Nedbank's MobiMoney signs up 50K users
More than 50 000 South Africans have signed up for Nedbank's mobile money service, MobiMoney, since it was introduced to the public eight weeks ago.
The mobile wallet service aims to bring affordable banking services to South Africans, according to Nedbank.
Targeted at all segments of the local population, MobiMoney is a wallet-based account opened through a USSD code. Using their phone number as a wallet number, the service allows users to freely conduct transactions such as deposits, withdrawals, purchases or remitting cash at any Nedbank ATM or retail stores.
The solution is being piloted in the Soweto, Tembisa, Mamelodi and Soshanguve areas, where 50 000 users have already conducted more than 185 600 transactions, worth a total of R59 million, notes Nedbank.
Nedbank says it has not been surprised by the quick uptake of MobiMoney, which it says represents a big step forward in its bank-for-all strategy, delivering on its purpose to apply financial expertise to the local market.
"We designed MobiMoney in response to South Africans' wish for an affordable and accessible banking account that meets everybody's needs," says Ciko Thomas, group managing executive, Nedbank Retail and Business Banking at Nedbank.
"The phenomenal take-up of the pilot shows that, with MobiMoney, Nedbank has made it possible for anyone to benefit from a solution that lets them transact wherever they are."
Almost 30% of the new MobiMoney clients who signed up for the cardless account were not yet clients of Nedbank. The main transactions conducted were money transfers, withdrawals and deposits, as well as airtime purchases and DSTV account payments, all of which are free of charge to the customer.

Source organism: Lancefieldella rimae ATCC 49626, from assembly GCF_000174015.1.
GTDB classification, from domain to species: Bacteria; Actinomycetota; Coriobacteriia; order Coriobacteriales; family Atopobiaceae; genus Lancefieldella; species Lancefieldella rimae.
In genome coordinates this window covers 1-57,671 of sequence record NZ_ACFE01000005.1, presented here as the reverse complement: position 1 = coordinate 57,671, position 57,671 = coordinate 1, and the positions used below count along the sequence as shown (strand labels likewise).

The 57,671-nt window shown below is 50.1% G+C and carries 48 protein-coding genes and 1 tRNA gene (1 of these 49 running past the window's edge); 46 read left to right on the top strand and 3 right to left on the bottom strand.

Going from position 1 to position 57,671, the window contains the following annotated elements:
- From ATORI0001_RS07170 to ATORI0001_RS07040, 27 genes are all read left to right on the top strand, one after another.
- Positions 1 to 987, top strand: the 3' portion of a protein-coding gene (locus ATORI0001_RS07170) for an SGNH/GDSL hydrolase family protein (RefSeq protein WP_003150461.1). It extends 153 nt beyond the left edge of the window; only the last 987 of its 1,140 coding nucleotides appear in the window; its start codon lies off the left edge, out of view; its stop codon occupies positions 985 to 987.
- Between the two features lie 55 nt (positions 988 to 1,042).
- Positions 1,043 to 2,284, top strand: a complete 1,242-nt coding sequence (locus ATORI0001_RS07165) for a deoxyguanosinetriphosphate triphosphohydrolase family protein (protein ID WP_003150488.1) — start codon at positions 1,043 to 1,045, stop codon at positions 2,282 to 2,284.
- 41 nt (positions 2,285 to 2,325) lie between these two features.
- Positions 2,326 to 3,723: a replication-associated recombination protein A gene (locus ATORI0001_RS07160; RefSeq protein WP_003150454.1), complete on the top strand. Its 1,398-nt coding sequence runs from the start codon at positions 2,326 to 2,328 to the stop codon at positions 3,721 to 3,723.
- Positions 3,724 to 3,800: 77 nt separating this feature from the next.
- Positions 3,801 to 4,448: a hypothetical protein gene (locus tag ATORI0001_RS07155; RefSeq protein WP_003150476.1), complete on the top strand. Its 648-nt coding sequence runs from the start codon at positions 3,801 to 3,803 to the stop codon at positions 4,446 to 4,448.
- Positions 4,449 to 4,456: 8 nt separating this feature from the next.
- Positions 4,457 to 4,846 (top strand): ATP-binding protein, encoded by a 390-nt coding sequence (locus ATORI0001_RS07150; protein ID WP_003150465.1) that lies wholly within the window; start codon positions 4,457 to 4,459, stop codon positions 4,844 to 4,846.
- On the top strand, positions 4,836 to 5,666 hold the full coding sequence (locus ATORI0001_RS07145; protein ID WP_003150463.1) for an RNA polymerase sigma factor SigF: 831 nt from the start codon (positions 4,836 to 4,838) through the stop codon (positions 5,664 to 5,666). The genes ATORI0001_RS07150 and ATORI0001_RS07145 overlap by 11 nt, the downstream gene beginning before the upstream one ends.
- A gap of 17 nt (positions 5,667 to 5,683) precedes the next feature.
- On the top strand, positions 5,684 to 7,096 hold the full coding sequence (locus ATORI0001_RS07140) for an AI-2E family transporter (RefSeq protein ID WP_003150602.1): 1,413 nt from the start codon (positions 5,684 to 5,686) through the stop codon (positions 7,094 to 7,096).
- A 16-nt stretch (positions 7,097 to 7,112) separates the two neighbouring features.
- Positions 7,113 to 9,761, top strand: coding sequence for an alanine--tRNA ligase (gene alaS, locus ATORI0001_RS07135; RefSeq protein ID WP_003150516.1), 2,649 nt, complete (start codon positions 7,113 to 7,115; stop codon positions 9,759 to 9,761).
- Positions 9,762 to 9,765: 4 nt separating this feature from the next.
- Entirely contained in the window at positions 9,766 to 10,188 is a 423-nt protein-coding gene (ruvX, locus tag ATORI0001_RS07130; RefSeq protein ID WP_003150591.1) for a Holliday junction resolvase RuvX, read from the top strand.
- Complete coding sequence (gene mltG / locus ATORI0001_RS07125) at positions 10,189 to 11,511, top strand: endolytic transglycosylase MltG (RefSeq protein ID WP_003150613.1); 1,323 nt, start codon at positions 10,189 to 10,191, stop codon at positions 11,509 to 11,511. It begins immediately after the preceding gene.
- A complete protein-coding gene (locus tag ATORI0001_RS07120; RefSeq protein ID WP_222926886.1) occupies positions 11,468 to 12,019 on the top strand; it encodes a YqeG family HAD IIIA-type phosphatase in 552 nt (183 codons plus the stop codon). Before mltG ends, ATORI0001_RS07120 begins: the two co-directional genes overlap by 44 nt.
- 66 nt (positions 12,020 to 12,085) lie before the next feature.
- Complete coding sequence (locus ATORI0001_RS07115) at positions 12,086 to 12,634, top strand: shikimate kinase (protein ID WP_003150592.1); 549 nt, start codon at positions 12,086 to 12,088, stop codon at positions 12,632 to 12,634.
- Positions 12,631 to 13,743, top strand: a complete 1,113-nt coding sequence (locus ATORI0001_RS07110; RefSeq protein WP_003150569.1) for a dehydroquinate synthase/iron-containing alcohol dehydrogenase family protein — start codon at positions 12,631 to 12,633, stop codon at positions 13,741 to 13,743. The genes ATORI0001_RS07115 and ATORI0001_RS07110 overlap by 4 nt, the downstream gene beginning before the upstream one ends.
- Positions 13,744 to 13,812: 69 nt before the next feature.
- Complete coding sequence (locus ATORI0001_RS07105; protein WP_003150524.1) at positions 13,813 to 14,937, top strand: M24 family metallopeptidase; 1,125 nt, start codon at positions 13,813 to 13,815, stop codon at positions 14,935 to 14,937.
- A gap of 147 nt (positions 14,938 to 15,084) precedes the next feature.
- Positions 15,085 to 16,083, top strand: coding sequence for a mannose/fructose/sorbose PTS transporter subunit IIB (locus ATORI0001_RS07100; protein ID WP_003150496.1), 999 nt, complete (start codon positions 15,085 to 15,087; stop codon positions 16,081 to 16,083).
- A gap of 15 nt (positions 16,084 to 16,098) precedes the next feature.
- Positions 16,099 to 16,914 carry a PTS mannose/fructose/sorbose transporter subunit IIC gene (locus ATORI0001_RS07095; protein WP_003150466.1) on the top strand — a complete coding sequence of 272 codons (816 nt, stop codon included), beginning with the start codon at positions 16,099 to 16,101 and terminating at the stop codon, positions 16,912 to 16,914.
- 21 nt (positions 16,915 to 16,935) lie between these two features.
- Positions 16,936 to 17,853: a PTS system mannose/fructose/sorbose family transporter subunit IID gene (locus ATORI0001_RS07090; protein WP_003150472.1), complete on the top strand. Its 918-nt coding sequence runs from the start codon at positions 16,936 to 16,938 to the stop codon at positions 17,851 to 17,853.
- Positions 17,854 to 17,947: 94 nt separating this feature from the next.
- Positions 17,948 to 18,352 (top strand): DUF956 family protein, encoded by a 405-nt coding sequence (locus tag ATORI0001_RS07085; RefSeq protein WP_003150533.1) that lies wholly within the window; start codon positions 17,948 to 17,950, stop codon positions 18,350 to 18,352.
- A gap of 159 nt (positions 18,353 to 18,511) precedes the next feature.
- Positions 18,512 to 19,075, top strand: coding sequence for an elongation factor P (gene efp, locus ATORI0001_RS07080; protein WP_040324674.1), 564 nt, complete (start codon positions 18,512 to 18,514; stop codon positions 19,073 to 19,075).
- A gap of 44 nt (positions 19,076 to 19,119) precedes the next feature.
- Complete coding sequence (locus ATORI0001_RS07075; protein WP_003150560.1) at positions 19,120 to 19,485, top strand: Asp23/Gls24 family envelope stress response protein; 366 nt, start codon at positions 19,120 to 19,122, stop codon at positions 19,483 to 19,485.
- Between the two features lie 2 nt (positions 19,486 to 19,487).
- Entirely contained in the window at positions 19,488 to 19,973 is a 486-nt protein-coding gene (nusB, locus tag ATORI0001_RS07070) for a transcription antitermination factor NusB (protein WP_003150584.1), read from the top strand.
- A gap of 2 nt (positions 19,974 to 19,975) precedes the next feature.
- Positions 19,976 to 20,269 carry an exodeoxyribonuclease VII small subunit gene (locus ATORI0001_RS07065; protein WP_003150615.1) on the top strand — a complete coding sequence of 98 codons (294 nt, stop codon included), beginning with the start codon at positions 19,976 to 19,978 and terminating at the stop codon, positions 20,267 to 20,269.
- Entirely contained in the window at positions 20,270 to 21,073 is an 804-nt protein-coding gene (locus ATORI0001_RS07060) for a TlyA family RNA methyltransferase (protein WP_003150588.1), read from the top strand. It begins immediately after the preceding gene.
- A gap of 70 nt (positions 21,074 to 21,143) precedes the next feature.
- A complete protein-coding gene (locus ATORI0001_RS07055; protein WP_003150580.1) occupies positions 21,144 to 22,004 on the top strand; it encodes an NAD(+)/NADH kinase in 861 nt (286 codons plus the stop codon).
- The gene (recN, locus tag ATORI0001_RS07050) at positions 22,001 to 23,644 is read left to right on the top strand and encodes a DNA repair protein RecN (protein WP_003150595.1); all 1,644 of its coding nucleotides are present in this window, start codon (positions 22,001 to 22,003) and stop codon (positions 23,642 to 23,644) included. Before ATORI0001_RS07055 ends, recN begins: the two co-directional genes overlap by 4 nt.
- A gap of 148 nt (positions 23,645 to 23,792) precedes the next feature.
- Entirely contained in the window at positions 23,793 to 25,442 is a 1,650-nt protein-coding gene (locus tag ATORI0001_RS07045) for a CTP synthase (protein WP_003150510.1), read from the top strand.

"Over the past few years, Nedbank has been on a journey of innovation aimed at delivering cutting-edge banking and financial solutions that exceed the expectations of our clients and put the power of effective money management in the hands of all South Africans," Thomas explains.
According to the GSM Association, last year, mobile money transactions in Sub-Saharan Africa reached $19.9 billion; 63% of the global figure.
It points out that in 2017, the global mobile money industry processed transactions to the tune of $1 billion a day and generated direct revenue of over $2.4 billion, and Sub-Saharan Africa has been identified as a leading market in this regard.
While mobile money offerings have been successful all over the African continent, they do not have a strong track record locally.
In September 2016, MTN SA announced it was decommissioning its mobile money offering in the country due to lack of commercial viability. However, last month, the telco announced it is re-launching the service in SA.
In May 2016, Vodacom also pulled the plug on its offering, M-Pesa, in SA.
According to experts, mobile money in SA will not be a mass product, given the unique dynamics in terms of penetration of financial services in the country.
It is estimated that more than 10 million local citizens remain unbanked, largely due to unemployment, the lingering perception that banks are expensive, and a reluctance of consumers to spend money on banking fees.
According to Nedbank, the savings service associated with MobiMoney is likely to prove invaluable to unbanked clients who do not earn a regular income but need occasional access to the features and benefits of a transactional bank account.
Thomas points out the pilot demonstrates MobiMoney is succeeding in making banking accessible, proving how much people value the free service and the easy registration process.
"With MobiMoney, users can literally sign up for an account in seconds. There's no paperwork, no cost, and no need to go anywhere near a bank branch.
"Nedbank is hugely excited about rolling out MobiMoney across the country in the coming months. In doing so, we will literally be putting affordable banking in the hands of every single South African."